The influence function of observations, based on the gain matrix of the Kalman filter, is subjected to polar decomposition into an amplitude part and a vector normalized by the amplitude—that is, a solid angle. The amplitude part contains the current observational information and determines the absolute weight given to an observation. The angular part is related to the previous observations only and reflects the structure of relative weights, whose behavior is similar to that of error correlations.

A criterion measuring the relative importance of different types of observations is defined, using Kalman filter techniques and geostrophic-error assumptions. The results from numerical experiments to examine the correctness of this criterion resolve apparent contradictions among the recent results of R. Daley, M. Ghil, and N. A. Phillips.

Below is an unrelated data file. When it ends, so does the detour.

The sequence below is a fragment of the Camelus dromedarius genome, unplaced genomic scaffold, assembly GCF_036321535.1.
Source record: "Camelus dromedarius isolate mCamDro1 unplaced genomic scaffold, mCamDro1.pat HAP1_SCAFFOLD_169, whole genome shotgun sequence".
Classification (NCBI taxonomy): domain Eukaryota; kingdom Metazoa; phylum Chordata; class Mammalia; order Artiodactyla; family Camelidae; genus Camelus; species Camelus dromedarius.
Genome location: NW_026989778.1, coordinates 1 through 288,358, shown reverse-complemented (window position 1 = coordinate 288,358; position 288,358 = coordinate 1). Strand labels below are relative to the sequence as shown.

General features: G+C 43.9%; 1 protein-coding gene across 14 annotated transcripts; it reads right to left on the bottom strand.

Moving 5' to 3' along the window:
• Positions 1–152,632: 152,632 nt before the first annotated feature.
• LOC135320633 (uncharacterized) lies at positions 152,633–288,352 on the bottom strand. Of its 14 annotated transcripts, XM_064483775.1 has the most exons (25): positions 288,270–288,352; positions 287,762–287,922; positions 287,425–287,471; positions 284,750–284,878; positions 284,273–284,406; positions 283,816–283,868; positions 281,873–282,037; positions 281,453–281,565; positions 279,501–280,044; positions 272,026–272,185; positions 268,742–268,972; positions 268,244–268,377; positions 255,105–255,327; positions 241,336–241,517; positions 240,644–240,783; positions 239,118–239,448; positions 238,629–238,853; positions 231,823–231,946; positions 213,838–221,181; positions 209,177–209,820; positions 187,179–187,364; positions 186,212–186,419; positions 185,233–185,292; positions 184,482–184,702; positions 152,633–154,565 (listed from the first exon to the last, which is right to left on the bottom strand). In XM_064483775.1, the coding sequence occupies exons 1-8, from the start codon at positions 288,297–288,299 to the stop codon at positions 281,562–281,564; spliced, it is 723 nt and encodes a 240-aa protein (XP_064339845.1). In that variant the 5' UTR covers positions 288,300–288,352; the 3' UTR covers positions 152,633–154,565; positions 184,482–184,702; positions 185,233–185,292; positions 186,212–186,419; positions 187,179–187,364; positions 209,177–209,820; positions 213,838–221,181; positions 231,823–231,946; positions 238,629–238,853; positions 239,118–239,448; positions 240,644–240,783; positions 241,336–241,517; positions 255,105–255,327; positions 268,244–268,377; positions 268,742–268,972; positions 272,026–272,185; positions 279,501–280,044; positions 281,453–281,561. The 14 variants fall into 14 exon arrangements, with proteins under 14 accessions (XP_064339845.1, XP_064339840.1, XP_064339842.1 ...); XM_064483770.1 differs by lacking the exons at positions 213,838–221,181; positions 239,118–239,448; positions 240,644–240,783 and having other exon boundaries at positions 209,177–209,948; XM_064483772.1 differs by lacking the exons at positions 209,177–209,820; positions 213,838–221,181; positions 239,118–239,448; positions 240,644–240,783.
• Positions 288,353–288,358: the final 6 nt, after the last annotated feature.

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Cécile Penland and Michael Ghil

Abstract

Multivariate linear prediction based on single-lag inverse modeling is developed further and critically examined. The method is applied to the National Meteorological Center analyses of Northern Hemisphere 700-mb geopotential height anomalies, which have been filtered to eliminate periods shorter than 10 days. Empirically derived normal modes of the randomly forced linear system are usually correlated, even at zero lag, suggesting that combinations of modes should be used in predictions. Due to nonlinearities in the dynamics and the neglect of interactions with other pressure levels, the lag at which the analysis is performed is crucial; best predictions obtain when the autocovariances involved in the analysis are calculated at a lag comparable to the exponential decay times of the modes. Errors in prediction have a significant seasonal dependence, indicating that the annual cycle affects the higher-order statistics of the field. Optimized linear predictions using this method are useful for about half a day longer than predictions made by persistence.